October / Ten Days That Shook the World (1927)

October / Ten Days That Shook the World (1927)

“Bread — peace — land — brotherhood!”

After the February Revolution and the establishment of a Provisional Government helmed by Alexander Kerensky (Nikolay Popov), Lenin (Vasili Nikandrov) leads a group of Bolshevik revolutionaries in storming the Winter Palace during October of 1917.

Genres, Themes, Actors, and Directors:

  • Revolutionaries
  • Russian Films
  • Sergei Eisenstein Films
  • Silent Films

Response to Peary’s Review:
In his review of Sergei Eisenstein’s “visually dynamic version of Russia’s October Revolution of 1917” — the 67 minute cut, about half-an-hour shorter than the restored version now in circulation — Peary refers to the film as “a great propaganda piece,” with interim ruler “Kerensky portrayed as a power-hungry neurotic who is no different from Napoleon or Czar Nicholas”:

… and “the bourgeoisie who thrive under Kerensky [shown as] decadent types… who treat the Bolsheviks contemptuously and… brutally”:

Peary points out that the “film has several amazing sequences,” including “a dead horse (symbol of the Russian laborer)… lifted high into the air by the rising drawbridge it’s roped to”:

… and “the lengthy, exciting storming of the Winter Palace by the Bolsheviks”:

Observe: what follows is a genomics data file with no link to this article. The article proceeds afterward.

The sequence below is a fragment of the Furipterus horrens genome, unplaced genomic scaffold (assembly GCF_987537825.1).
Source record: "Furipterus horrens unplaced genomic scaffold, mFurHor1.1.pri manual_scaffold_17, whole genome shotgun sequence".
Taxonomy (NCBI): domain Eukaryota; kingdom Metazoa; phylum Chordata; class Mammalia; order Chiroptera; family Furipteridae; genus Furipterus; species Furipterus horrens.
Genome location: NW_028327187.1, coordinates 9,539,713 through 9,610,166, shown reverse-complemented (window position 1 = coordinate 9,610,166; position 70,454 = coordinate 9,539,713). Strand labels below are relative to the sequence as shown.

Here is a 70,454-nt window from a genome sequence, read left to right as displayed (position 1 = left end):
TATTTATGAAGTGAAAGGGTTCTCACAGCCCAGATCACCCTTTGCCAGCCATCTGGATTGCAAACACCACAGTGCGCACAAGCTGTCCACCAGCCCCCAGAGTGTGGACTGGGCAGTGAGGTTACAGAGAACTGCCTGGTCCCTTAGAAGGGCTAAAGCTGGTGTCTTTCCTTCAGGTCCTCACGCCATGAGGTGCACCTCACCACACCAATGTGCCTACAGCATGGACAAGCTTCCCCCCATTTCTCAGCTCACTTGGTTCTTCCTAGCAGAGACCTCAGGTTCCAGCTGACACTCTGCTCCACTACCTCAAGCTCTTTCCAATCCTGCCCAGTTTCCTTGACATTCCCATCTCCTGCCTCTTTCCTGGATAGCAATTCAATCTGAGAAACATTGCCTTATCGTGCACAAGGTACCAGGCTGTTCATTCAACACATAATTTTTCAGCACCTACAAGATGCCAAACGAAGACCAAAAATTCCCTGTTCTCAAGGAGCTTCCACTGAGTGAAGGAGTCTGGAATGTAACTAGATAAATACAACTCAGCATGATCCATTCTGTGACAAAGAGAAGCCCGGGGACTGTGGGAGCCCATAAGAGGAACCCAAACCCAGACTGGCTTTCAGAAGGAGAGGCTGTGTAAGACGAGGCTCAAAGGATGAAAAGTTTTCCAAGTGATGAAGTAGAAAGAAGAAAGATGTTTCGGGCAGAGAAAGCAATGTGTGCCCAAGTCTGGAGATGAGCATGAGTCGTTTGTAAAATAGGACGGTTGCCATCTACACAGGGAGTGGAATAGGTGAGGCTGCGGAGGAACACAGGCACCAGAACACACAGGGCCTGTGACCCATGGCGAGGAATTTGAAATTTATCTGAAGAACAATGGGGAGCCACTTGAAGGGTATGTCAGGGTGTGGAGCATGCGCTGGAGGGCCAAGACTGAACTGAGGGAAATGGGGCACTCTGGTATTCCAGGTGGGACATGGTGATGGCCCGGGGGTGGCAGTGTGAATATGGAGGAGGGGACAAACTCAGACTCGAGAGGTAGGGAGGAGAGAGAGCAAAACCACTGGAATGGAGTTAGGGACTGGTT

However, he notes that the film is “most known for Eisenstein’s startling use of montage to create rhythm, build tension, and express ideas.”

Indeed, those interested in Soviet-era cinematic montage won’t want to miss this classic outing by a master of the craft — though it’s not must-see viewing for all film fanatics.

Notable Performances, Qualities, and Moments:

  • Powerful imagery, cinematography, and montage

Must See?
No, though it’s certainly worth a look for its historical relevance.

(Listed in 1001 Movies You Must See Before You Die)


One thought on “October / Ten Days That Shook the World (1927)

  1. First viewing. Not must-see – and in agreement with the assessment given, but this is a particularly significant film in Soviet cinema history (and a generally exciting one to watch) and it’s recommended for one-time viewing (whether you have an interest in early Soviet cinema or not).

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